When thrash was exploding in the Bay Area in the 1980s there was another movement that was cultivating on the other side of the ocean that was equally as important. In the early ’80s Germany was a hotspot for three up and coming bands that were about to change metal forever. Not as polished as their American counterparts, Kreator, Sodom and Destruction brought a chaos and intensity that was unmatched.
Most metal fans are familiar with the impeccable catalog of the Teutonic Three’s landmark material so I wanted to focus on lesser known German bands that were never given their proper reverence. The following bands are all diverse in nature and some of them had lengthy careers while others shined quick and bright before fading out. Here are my choices for the best German thrash bands not named Kreator, Sodom or Destruction.
Vendetta had their own unique style and sound. They perfectly executed the complexity and precision of their peers blended with a more lighthearted touch. Releasing two stellar albums in the ’80s, Go and Live….Stay and Die and Brain Damage are flawless affairs. Songs like “Brain Damage,” “War,” “Suicidal Lunacy” and “On the Road” all feature fast paced and melodic riffs merging with the unique double vocal pairing of Daxx and Micky.
Unfortunately, the members split up into two factions with original Bassist Klaus Ullrich continuing on the Vendetta name but not with equal results. Vocalists Daxx and Micky have formed a new band entitled Brain Damage which is much more inline with the tradition of their early material.
Forming in the mid ’80s, Paradox are one of the best kept secrets in metal. They blend the complex riffs of early Metallica and the Bay Area thrash scene mixed with amazing melodic vocals courtesy of founder Charly Steinhauer. Their sophomore release Heresy is an all time classic and though it might sound like heresy, it can be mentioned in the same breath as Master Of Puppets or Reign In Blood.
Reforming in 2008, Paradox have continued to release quality material throughout their career and show no signs of stopping. The second half of their career is equally as compelling as their beginnings. Steinhauer has the rhythm sensibilities of James Hetfield and the vocal prowess of Joey Belladonna.
With the opening frantic riff of “Satan’s Gift” from Deathrow’s relentless debut Riders Of Doom, one can instantly hear the brutality and aggression that these Teutonic terrors spewed forth. Reminiscent of early Kreator, Deathrow are one of the more aggressive outfits to come out of the ’80s thrash metal movement. Their sophomore release Raging Steel is more refined, but equally as destructive.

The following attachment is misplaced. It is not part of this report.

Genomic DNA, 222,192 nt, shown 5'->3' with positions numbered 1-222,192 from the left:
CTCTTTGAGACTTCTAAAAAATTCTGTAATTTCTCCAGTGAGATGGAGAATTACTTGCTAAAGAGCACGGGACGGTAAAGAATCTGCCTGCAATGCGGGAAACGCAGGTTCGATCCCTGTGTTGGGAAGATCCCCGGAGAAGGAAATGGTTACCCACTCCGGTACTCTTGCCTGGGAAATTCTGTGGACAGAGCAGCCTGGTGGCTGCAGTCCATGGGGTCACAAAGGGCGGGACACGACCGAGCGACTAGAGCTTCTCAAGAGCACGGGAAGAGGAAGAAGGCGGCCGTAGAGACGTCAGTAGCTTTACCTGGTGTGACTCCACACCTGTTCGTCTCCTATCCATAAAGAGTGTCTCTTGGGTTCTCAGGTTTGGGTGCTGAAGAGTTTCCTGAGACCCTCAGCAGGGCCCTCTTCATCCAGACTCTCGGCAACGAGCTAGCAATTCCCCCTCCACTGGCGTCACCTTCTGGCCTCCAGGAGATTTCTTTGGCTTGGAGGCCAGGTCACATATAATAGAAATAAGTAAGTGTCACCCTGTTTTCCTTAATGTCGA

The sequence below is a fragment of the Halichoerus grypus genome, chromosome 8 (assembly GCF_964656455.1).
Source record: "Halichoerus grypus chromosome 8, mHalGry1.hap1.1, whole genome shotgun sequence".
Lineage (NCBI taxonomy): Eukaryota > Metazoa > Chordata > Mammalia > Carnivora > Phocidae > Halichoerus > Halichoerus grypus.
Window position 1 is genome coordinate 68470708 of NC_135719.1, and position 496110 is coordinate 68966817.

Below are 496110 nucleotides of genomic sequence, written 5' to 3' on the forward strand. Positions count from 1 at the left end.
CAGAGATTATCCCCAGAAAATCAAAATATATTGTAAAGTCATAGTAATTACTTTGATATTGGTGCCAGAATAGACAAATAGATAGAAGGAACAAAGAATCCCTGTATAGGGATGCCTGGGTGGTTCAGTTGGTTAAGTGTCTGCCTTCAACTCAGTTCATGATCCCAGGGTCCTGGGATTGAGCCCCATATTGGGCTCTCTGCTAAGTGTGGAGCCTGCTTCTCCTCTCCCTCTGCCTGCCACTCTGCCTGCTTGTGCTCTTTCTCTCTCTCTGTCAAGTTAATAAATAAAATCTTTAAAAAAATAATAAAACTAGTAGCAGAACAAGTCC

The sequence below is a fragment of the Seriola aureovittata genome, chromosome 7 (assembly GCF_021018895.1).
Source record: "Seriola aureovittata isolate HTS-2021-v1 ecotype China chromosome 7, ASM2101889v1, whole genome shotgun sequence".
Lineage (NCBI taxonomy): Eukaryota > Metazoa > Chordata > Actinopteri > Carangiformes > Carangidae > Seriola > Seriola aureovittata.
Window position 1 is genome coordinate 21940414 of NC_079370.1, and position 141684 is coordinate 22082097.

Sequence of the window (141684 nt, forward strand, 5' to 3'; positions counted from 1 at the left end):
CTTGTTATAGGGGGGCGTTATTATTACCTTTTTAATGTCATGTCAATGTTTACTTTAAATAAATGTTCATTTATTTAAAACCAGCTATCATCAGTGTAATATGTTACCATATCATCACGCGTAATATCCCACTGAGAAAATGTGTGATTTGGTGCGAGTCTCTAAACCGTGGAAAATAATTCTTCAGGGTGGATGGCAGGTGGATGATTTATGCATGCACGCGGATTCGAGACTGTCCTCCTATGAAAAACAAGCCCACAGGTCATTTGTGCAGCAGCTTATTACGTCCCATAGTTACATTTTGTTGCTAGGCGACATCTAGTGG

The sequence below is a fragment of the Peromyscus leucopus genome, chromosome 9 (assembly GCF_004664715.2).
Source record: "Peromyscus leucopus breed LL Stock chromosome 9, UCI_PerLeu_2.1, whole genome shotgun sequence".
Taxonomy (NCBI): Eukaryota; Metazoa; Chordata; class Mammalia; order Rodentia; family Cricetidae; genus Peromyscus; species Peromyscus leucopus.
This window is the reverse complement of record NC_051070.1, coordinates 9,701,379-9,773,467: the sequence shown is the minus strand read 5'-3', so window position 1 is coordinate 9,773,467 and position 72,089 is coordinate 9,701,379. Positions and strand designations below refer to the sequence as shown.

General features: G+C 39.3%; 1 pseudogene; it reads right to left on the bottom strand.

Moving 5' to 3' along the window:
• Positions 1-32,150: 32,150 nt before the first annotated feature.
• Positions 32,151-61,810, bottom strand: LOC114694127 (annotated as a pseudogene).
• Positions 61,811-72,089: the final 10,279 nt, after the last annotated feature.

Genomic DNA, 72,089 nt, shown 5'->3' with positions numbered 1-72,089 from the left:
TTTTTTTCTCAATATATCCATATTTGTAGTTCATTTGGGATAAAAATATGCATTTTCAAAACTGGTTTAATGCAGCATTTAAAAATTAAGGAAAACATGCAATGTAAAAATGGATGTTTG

In the late ’80s they completely shifted gears and released a technical tour de force, Deception Ignored. Introducing more melody, ambitious time signature and complex riffing, they showed a tremendous amount of growth and maturity. Unfortunately, they broke up in 1992 and have remained dormant ever since.
One of the earliest thrash bands to form in Germany, Tankard are one of the most prolific and consistent bands the genre has seen. Releasing 16 albums so far in their storied career, there is no mistaking what Tankard represents. Merging insane speed riffs with Gerre’s unique vocal attack make them instantly identifiable.
The majority of their lyrics deal with being drunk or hung over and they wear their party band reputation proudly. Their first three releases: Zombie Attack, Chemical Invasion and The Morning After are all whirlwind affairs that never let up and still stand as Tankard’s best.
Exumer’s high octane 1986 debut Possessed By Fire is considered an underground classic among the die hard thrash metal legions and they wouldn’t be wrong. Unfortunately overshadowed by other legendary releases Exumer’s reputation would continue to grow as time marched on. Blending the chaotic energy of Kreator with the melodies of early Exodus, their debut is a true metal statement.
Their sophomore release (1987’s Rising From The Sea) isn’t nearly as well regarded with vocalist Mem Von Stein departing, but it still is an intense worthy follow up despite not living up to the debut. Exumer disbanded in 1991 but reformed in 2008 with Von Stein back behind the mic and they are still unleashing quality material.
What other German thrash bands would you recommend?